Stephen Georg’s review published on Letterboxd:
First off: I don't label this movie a horror film. Everyone else in our group was convinced, prior to viewing, that they'd be watching a horror movie. The Shining is more thriller, more drama, more suspense. It's also one of the best movies I've ever seen.
Stephen King's writing is brought to life by legendary filmmaker Stanley Kubrick, who (along with Diane Johnson) adapted it for the screen. I haven't read the original novel so I can't make any comparisons, but the premise of the film is fantastic. Every single iota of the story captured my mind and demanded my attention.
Jack (Jack Nicholson) takes a job as winter caretaker for a huge mountain lodge (closed in the winter because the long road leading up to it is too costly to keep snow-free). With his wife, Wendy (Shelley Duvall), and young son, Danny (Danny Lloyd), they plan to occupy the giant hotel all by their lonesome for 5 months.
During the interview at the beginning of the film, the lodge manager explains that several years ago, the individual who took the caretaker job developed cabin fever, ultimately killing his two daughters, his wife, and then himself. Jack says that won't be an issue, and as a writer, is planning on using the isolation to get some much-needed work done. He gets the job, the hotel empties out, and he and his family begin their five-month stay.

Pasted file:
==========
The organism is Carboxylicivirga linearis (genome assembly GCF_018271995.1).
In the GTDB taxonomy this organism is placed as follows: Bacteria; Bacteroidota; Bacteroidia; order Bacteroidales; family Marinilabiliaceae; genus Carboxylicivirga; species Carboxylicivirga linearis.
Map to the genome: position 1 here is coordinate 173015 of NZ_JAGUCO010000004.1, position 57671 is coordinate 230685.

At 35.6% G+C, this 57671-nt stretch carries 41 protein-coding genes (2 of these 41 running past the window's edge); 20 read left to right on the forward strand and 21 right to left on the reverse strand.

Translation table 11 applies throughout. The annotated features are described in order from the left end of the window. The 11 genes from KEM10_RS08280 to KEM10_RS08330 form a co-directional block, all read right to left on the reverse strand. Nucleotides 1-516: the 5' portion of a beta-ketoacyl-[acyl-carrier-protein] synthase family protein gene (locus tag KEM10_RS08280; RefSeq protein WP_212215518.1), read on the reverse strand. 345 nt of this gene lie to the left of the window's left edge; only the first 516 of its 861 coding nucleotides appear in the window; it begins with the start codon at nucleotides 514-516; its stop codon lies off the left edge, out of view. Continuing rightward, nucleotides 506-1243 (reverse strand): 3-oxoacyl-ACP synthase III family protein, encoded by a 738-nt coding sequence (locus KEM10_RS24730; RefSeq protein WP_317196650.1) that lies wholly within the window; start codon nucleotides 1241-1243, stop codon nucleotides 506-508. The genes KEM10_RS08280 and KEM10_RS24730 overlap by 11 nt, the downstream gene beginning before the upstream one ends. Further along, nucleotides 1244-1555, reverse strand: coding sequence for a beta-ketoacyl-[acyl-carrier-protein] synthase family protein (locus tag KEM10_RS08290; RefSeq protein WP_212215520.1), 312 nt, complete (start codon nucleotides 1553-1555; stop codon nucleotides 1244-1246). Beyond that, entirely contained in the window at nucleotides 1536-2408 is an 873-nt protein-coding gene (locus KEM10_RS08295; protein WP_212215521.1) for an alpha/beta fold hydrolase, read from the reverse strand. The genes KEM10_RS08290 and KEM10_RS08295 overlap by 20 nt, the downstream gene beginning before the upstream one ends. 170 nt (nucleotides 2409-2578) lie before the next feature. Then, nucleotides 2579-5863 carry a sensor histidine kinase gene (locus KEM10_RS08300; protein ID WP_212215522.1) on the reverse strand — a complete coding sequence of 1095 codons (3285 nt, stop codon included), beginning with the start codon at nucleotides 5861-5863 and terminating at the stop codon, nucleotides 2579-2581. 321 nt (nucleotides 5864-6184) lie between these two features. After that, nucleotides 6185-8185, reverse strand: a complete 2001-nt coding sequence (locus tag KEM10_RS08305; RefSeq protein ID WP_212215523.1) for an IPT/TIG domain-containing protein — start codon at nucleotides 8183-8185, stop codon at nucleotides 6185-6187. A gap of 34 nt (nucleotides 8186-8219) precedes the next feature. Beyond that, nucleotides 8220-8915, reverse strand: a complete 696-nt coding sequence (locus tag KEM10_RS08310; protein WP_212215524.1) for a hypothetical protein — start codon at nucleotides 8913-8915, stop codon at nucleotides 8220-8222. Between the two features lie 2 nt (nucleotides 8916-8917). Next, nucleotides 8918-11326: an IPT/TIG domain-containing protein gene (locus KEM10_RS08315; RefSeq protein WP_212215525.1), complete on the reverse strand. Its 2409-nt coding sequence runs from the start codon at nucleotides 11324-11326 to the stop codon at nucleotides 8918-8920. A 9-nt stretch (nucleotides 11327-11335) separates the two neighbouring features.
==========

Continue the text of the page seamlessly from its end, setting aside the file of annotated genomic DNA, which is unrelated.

What follows is Jack's slow descent into madness, and a fascinating character study on how complete isolation affects the human psyche. There's also a supernatural element to the film, with Jack's son, Danny, having some degree of telepathy and being able to see both past and future events. The film leads up to Jack snapping, including several notable scenes that have seeped into pop culture.
What makes The Shining work so well is that everything is crafted perfectly. Perfectly. I love the premise, and the writing for all the characters is wonderful, but I'm really blown away by the pacing—it moves along at just the right pace, for the entire film. That's something that many films—even great films—fail to achieve.
The music is chilling and shows up at all the right spots. The cinematography is beautiful and utilizes the big open spaces in the hotel to create several incredible dolly shots. One amazing scene features a low-angle steadycam following Danny on a tricycle through the winding hallways. The color red is used throughout the film, subconsciously drawing your mind back to an early premonition of young Danny, who saw blood pouring out of the hotel's elevator shaft.
But even after gushing about everything, we aren't to my favorite part: the performances. No one else could've played Jack. No one. Jack Nicholson is the perfect mix of frustration and madness, and the scene with him approaching a weeping Shelley Duvall on the staircase is absolutely mesmerizing and completely horrifying. That entire scene will stay with me for a long, long time.
Shelley is such an innocent face and likable character, who (knowing Kubrick's love for multiple takes) probably had to scream until her lungs didn't work anymore. And man, that kid was so talented. He's featured predominantly throughout the film and is completely believable. It's interesting that shortly after the film, Danny hung up his acting hat.
I'm sure you can tell by now, but I really, really enjoyed The Shining. It's only the 3rd Kubrick film I've seen (after 2001 and Clockwork), but by far my favorite.
"You've always been the caretaker. I should know sir. I've always been here."